qllired prompt action, he had authority, under the statute and the orders of COW't, to .tender performance of the contract of pledge, or to discharge the debt. for which the certificates were held. He had the rig.llt,perhaps, under the orders of the court, to sell them, subject to the claim of the defendant in errbr. If he desired a sale of them lUId a distribution of the proceeds, or if he doubted the validity of the pledge, he could have Instituted an action against the corporation In some court of competent jurisdiction in Louisiana, and thereby obtained a jUdicial deterrnination of the rights of the parties. But none of these obvious modes of proceeding were adopted. The receiver and assignee seem to have acted througbout upon the theory that they had the right, immediately upon and by virtue of the adjudication in bankruptcy, to assume control of all property of every kind and description, wherever held, in which the bankrupt had an Interest, without reference to the just possession of others, lawfully acquired prior to the commencement of proceedings in bankruptcy, or to the liens, incumbrances, or equities which existed ag"ainst the at the time of the adjudication in bankruptcy. We have seen that such a theory is unsupported by law." ,
It seems to me that this ruling is applicable to the present statute, and that it is decisive of the questions certified to the court for its opinion. The facts show that the stock of goods, forming part of the estate of the bankrupt firm, had passed into the possession of the mortgagees before the proceedings in bankruptcy were instituted. As is said by the supreme court in the case just cited, if the trustee questions the validity of the mortg-34Iesl. he can attack the same by proper proceedings to that end, or he may redeem the property by payment of the mortgage liens, or in other ways may perhaps protect the interests of creditors, but he cannot by summary proceedings compel the delivery of possession of property by third parties, who hold the same as mortgagees, and whose possession antedates the filing of the procetldings in bankruptcy. It may be urged that the ruling of Judge Adams, of the Eastern district of Missouri, in Re Sievers, 91 Fed. 366, and which has been affirmed by the court of appeals for this circuit (92 Fed. 325), is in principle opposed to the view now advanced, in that it was therein held that property held by an assignee under a general deed of assignmentfor the benefit of creditors could be reached in a summary way by an order from the court in bankruptcy. In that case the assignee held possession for the benefit of creditors, and not in his own right.. The deed of assignment was in itself an act of bankruptcy, and the facts showed that the parties interested in the property were the creditors of the bankrupt in whose behalf the proceedings in bankruptcy ha.d been instituted, and no right of the assignee was invaded by 'transferring the possession of the property from the assignee. The· difference in the facts makes the ruling in that case inapplicable to the question presented on the record now before the court. For the reasons stated, I hold that the mortgagees cannot be compelled to yield up possession of the property in their hands, which passed' into' their possession before the proceedings in bankruptcy were begun, by an order entered ina summary proceeding of this character.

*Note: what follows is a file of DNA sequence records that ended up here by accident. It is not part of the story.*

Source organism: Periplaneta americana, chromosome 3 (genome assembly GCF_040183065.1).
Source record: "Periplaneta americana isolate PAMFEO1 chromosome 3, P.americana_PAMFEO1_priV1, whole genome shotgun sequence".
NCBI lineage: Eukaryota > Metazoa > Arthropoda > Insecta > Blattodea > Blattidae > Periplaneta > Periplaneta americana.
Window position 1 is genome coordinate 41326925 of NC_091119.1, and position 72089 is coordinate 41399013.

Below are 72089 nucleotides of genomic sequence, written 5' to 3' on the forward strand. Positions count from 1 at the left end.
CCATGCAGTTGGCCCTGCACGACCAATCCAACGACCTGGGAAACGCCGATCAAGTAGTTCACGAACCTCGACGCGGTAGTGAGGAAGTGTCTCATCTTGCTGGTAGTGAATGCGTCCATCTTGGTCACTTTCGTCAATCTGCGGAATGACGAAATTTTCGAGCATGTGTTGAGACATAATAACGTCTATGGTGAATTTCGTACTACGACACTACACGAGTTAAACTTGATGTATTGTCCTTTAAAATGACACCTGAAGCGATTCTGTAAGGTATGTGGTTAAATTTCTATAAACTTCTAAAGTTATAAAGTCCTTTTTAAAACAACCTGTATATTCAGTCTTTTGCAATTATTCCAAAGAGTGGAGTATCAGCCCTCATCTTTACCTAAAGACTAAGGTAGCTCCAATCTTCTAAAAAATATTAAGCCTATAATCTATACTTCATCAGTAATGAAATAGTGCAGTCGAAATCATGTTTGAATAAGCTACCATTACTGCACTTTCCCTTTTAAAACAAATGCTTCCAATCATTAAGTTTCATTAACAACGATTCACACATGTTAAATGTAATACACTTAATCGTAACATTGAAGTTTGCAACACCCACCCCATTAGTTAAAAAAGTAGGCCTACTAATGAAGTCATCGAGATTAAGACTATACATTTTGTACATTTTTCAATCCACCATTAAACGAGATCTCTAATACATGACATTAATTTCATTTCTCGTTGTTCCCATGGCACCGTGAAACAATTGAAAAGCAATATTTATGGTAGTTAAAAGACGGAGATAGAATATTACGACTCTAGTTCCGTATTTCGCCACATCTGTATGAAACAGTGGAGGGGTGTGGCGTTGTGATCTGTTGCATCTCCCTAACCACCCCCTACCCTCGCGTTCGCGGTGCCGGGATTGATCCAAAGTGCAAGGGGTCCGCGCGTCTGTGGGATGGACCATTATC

IN RE BECK.
In re BECK. Ex parte O'COl'\NELL. (District Court, S. D. Iowa, E. D. No. 706.
BANKRUPTCy-A.TTORNEYS' FEES IN VOLUNTARY CASES.
February G, 1800.)
Under Bankruptcy Act 1898, § 64, par. b, providing that "the debts to have priority and to be paid in full out of bankrupt estates shall be * * * one reasonable attorney's fee * * * to the bankrupt in voluntary cases as the court may allow," the allowance of such fee in a voluntary case, and its amount, rest in the discretion of the court.
In a case of voluntary bankruptcy, an attorney's fee for legal services nmdered to the bankrupt in preparing and filing the petition and schedule, and during the proceedings, is not entltled to priority of payment out of the estate, such services being for the benefit of the bankrupt himself, is a proceeding instituted by him for his own advantage; and a eIaim for such fee is only provable as a general debt against the estate. But an allowance may be made to the attorney of the bankrupt for services of such a nature. and rendered under such circumstances. as to constitute a special benefit to the estate generally, as where the same were necessary to preserve the estate pending the appointment of a trustee.
In a case of voluntary bankruptcy, where the amount realized for creditors was about $200. and the amount of proved debts over $2,000, and it appeared that, before the appointment of the trustee, the bankrupt's attorney had made several trips to neighboring cities to attend to litigation in respect to pending attachments and attempted judgments against the bankrupt in the state courts, his services therein resulting in benefit to the estate, heltZ, that $50 should be allowed to the attorney, and paid out of the estate, as compensation for such services and for his personal expenses connected therewith; his claim for fees for legal services rendered to the bankrupt before the filing of the petition in bankruptcy and after the appointment of the trustee being disallowed.
In Bankruptcy. On application for allowance for attorney's fees. D. J. O'Connell, pro se. WOOLSON, District Judge. This is a case of voluntary bankruptcy. So far as stated in the verified application for allowance of attorney's fees, the proceedings in bankruptcy herein have not been particularly different from such cases generally. Upon presentation by counsel for the bankrupt of his application for allowance of $150 to him as attorney for the bankrupt, I referred said application to La Monte Cowles, Esq., a referee in bankruptcy, for examination and report as to special facts in said order of reference enumerated. His report has been filed, as also statement of counsel for bankrupt, additional to his application. In substance, the referee reports the estate as not yet closed, a part (but comparatively of small value) of the property being yet unsold. The value of the estate (not exempt from execution) coming into the hands of the trustee was less than $500 exclusive of the real estate, covered by mortgages for its full value. The amount thus far realized by the trustee is about $200, which will not be greatly increased by sale of property yet unsold. The unsecured elaims filed in the estate amount to somewhat more